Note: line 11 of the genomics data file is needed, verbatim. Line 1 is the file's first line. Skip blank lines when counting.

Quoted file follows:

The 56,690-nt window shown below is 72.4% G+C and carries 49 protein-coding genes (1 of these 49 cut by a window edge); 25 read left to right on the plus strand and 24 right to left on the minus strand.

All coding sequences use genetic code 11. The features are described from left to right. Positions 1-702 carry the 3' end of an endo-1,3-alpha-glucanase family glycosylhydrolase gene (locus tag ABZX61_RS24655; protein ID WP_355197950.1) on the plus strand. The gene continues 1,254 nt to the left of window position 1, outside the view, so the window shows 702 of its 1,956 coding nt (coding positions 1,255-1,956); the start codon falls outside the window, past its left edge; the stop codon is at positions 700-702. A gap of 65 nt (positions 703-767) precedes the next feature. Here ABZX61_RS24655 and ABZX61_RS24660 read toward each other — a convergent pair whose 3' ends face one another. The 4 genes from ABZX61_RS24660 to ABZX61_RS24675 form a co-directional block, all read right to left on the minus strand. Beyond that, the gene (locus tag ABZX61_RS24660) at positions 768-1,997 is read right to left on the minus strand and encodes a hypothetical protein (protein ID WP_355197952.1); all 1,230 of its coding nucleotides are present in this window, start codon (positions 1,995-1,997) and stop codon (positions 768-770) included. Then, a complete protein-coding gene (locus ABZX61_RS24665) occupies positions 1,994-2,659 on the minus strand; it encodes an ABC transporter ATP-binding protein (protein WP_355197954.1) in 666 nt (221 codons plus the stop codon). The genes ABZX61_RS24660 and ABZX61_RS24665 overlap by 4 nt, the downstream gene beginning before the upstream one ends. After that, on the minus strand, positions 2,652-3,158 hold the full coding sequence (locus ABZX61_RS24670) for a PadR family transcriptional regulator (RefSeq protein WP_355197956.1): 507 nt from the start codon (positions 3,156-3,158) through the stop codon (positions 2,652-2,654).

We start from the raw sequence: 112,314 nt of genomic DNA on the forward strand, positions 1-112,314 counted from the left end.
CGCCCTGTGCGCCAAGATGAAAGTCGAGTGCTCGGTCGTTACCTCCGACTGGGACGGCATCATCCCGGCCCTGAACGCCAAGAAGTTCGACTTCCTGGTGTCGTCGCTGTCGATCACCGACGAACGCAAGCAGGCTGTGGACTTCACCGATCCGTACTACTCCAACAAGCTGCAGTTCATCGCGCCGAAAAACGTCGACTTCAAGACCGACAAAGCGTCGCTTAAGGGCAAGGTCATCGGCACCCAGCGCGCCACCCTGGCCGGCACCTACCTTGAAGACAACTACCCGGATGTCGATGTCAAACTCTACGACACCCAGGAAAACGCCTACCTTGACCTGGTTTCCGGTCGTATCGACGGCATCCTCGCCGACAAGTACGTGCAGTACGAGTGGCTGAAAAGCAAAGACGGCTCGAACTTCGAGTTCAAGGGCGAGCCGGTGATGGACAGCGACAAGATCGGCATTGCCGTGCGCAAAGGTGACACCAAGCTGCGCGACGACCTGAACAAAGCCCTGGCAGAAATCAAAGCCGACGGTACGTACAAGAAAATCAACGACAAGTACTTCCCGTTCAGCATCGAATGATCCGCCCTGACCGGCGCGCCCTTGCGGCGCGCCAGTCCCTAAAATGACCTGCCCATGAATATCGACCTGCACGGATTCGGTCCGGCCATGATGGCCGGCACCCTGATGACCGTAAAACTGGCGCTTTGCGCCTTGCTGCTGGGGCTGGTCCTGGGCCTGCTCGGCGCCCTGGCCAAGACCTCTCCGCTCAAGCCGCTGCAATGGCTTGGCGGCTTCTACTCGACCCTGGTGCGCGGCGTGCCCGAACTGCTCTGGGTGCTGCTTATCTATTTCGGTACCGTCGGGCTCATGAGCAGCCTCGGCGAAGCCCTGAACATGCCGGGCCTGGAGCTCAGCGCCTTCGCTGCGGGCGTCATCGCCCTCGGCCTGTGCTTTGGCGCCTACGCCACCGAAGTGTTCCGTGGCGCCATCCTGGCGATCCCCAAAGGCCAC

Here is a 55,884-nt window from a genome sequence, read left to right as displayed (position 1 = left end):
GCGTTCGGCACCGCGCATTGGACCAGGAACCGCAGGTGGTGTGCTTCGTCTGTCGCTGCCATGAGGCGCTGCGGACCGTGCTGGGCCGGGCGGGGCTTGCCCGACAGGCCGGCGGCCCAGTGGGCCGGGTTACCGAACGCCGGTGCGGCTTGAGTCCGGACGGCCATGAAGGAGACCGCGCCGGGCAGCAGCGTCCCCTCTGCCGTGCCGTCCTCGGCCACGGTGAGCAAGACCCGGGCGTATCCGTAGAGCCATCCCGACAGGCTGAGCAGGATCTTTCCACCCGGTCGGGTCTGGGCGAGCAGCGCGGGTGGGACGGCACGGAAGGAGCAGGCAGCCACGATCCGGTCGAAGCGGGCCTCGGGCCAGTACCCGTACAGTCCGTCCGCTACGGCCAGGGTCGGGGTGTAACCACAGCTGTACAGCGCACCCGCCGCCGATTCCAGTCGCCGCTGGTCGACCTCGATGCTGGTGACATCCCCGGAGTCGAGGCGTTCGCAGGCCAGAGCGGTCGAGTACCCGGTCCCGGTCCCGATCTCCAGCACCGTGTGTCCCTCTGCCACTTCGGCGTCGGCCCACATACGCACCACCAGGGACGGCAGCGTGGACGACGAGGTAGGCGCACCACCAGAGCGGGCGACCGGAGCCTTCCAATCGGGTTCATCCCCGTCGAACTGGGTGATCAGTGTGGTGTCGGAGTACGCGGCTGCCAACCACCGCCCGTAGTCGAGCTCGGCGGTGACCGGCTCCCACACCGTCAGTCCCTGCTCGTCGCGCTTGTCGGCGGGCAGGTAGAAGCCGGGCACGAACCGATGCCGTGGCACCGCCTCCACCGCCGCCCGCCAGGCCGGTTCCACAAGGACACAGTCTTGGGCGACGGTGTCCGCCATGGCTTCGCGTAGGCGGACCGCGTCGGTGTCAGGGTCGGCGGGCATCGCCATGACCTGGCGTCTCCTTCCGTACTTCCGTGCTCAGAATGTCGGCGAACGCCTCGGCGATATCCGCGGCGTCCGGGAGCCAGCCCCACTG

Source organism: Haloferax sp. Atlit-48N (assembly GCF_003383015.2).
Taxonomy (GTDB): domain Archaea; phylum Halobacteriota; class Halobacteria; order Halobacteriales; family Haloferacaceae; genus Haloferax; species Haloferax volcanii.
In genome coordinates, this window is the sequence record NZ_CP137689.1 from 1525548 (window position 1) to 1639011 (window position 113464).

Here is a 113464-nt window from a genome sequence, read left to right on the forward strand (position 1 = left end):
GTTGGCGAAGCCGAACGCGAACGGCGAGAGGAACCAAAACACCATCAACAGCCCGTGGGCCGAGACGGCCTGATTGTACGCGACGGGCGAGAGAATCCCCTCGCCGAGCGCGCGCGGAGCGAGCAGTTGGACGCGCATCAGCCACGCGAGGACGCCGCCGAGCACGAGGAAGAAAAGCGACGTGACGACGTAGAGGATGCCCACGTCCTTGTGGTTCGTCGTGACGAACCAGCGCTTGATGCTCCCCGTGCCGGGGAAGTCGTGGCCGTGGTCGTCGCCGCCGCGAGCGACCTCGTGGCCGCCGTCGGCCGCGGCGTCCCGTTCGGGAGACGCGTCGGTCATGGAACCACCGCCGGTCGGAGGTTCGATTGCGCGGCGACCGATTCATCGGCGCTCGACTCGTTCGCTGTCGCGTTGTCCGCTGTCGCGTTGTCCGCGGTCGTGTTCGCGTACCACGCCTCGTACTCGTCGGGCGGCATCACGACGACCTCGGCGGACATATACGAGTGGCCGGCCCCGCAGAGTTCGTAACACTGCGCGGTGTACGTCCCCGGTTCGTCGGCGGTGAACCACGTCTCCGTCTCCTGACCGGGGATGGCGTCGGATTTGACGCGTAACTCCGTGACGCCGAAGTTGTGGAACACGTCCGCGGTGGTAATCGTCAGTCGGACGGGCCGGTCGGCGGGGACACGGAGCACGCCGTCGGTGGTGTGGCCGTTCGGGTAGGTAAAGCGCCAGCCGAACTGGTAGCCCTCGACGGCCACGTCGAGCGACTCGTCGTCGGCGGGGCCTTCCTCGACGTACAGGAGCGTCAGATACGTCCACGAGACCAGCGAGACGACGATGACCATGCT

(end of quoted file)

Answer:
GTTGGCGAAGCCGAACGCGAACGGCGAGAGGAACCAAAACACCATCAACAGCCCGTGGGCCGAGACGGCCTGATTGTACGCGACGGGCGAGAGAATCCCCTCGCCGAGCGCGCGCGGAGCGAGCAGTTGGACGCGCATCAGCCACGCGAGGACGCCGCCGAGCACGAGGAAGAAAAGCGACGTGACGACGTAGAGGATGCCCACGTCCTTGTGGTTCGTCGTGACGAACCAGCGCTTGATGCTCCCCGTGCCGGGGAAGTCGTGGCCGTGGTCGTCGCCGCCGCGAGCGACCTCGTGGCCGCCGTCGGCCGCGGCGTCCCGTTCGGGAGACGCGTCGGTCATGGAACCACCGCCGGTCGGAGGTTCGATTGCGCGGCGACCGATTCATCGGCGCTCGACTCGTTCGCTGTCGCGTTGTCCGCTGTCGCGTTGTCCGCGGTCGTGTTCGCGTACCACGCCTCGTACTCGTCGGGCGGCATCACGACGACCTCGGCGGACATATACGAGTGGCCGGCCCCGCAGAGTTCGTAACACTGCGCGGTGTACGTCCCCGGTTCGTCGGCGGTGAACCACGTCTCCGTCTCCTGACCGGGGATGGCGTCGGATTTGACGCGTAACTCCGTGACGCCGAAGTTGTGGAACACGTCCGCGGTGGTAATCGTCAGTCGGACGGGCCGGTCGGCGGGGACACGGAGCACGCCGTCGGTGGTGTGGCCGTTCGGGTAGGTAAAGCGCCAGCCGAACTGGTAGCCCTCGACGGCCACGTCGAGCGACTCGTCGTCGGCGGGGCCTTCCTCGACGTACAGGAGCGTCAGATACGTCCACGAGACCAGCGAGACGACGATGACCATGCT